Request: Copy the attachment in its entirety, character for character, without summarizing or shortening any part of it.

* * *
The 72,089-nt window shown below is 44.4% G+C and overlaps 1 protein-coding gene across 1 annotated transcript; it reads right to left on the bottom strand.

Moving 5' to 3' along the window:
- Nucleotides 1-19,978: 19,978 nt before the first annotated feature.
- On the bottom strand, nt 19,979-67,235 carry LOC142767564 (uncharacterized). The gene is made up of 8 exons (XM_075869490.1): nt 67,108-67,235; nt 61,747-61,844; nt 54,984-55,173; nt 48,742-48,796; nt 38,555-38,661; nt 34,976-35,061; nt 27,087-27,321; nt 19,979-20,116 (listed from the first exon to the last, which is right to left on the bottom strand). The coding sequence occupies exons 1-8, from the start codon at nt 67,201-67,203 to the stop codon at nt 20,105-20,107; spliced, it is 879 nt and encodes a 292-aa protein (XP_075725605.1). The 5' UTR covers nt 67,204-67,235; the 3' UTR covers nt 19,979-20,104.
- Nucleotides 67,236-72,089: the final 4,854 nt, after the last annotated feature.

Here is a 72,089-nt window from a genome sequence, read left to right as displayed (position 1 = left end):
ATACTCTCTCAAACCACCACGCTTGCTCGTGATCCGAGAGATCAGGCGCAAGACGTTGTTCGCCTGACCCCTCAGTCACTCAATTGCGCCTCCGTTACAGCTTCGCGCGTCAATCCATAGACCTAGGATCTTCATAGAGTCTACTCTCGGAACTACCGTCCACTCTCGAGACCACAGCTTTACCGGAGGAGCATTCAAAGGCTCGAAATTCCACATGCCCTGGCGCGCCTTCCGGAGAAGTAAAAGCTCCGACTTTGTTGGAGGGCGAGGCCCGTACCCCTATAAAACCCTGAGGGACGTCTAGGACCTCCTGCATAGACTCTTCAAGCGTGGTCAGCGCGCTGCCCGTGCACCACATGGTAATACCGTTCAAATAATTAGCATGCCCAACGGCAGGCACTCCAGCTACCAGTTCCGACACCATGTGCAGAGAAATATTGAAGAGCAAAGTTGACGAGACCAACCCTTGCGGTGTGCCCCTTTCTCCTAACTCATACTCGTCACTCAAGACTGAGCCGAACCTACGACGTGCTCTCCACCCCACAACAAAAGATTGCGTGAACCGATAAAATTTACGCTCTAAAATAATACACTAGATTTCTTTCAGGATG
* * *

The 72,089-nt window shown below is 44.4% G+C and overlaps 1 protein-coding gene across 1 annotated transcript; it reads right to left on the bottom strand.

Moving 5' to 3' along the window:
- Nucleotides 1-19,978: 19,978 nt before the first annotated feature.
- On the bottom strand, nt 19,979-67,235 carry LOC142767564 (uncharacterized). The gene is made up of 8 exons (XM_075869490.1): nt 67,108-67,235; nt 61,747-61,844; nt 54,984-55,173; nt 48,742-48,796; nt 38,555-38,661; nt 34,976-35,061; nt 27,087-27,321; nt 19,979-20,116 (listed from the first exon to the last, which is right to left on the bottom strand). The coding sequence occupies exons 1-8, from the start codon at nt 67,201-67,203 to the stop codon at nt 20,105-20,107; spliced, it is 879 nt and encodes a 292-aa protein (XP_075725605.1). The 5' UTR covers nt 67,204-67,235; the 3' UTR covers nt 19,979-20,104.
- Nucleotides 67,236-72,089: the final 4,854 nt, after the last annotated feature.

Here is a 72,089-nt window from a genome sequence, read left to right as displayed (position 1 = left end):
ATACTCTCTCAAACCACCACGCTTGCTCGTGATCCGAGAGATCAGGCGCAAGACGTTGTTCGCCTGACCCCTCAGTCACTCAATTGCGCCTCCGTTACAGCTTCGCGCGTCAATCCATAGACCTAGGATCTTCATAGAGTCTACTCTCGGAACTACCGTCCACTCTCGAGACCACAGCTTTACCGGAGGAGCATTCAAAGGCTCGAAATTCCACATGCCCTGGCGCGCCTTCCGGAGAAGTAAAAGCTCCGACTTTGTTGGAGGGCGAGGCCCGTACCCCTATAAAACCCTGAGGGACGTCTAGGACCTCCTGCATAGACTCTTCAAGCGTGGTCAGCGCGCTGCCCGTGCACCACATGGTAATACCGTTCAAATAATTAGCATGCCCAACGGCAGGCACTCCAGCTACCAGTTCCGACACCATGTGCAGAGAAATATTGAAGAGCAAAGTTGACGAGACCAACCCTTGCGGTGTGCCCCTTTCTCCTAACTCATACTCGTCACTCAAGACTGAGCCGAACCTACGACGTGCTCTCCACCCCACAACAAAAGATTGCGTGAACCGATAAAATTTACGCTCTAAAATAATACACTAGATTTCTTTCAGGATG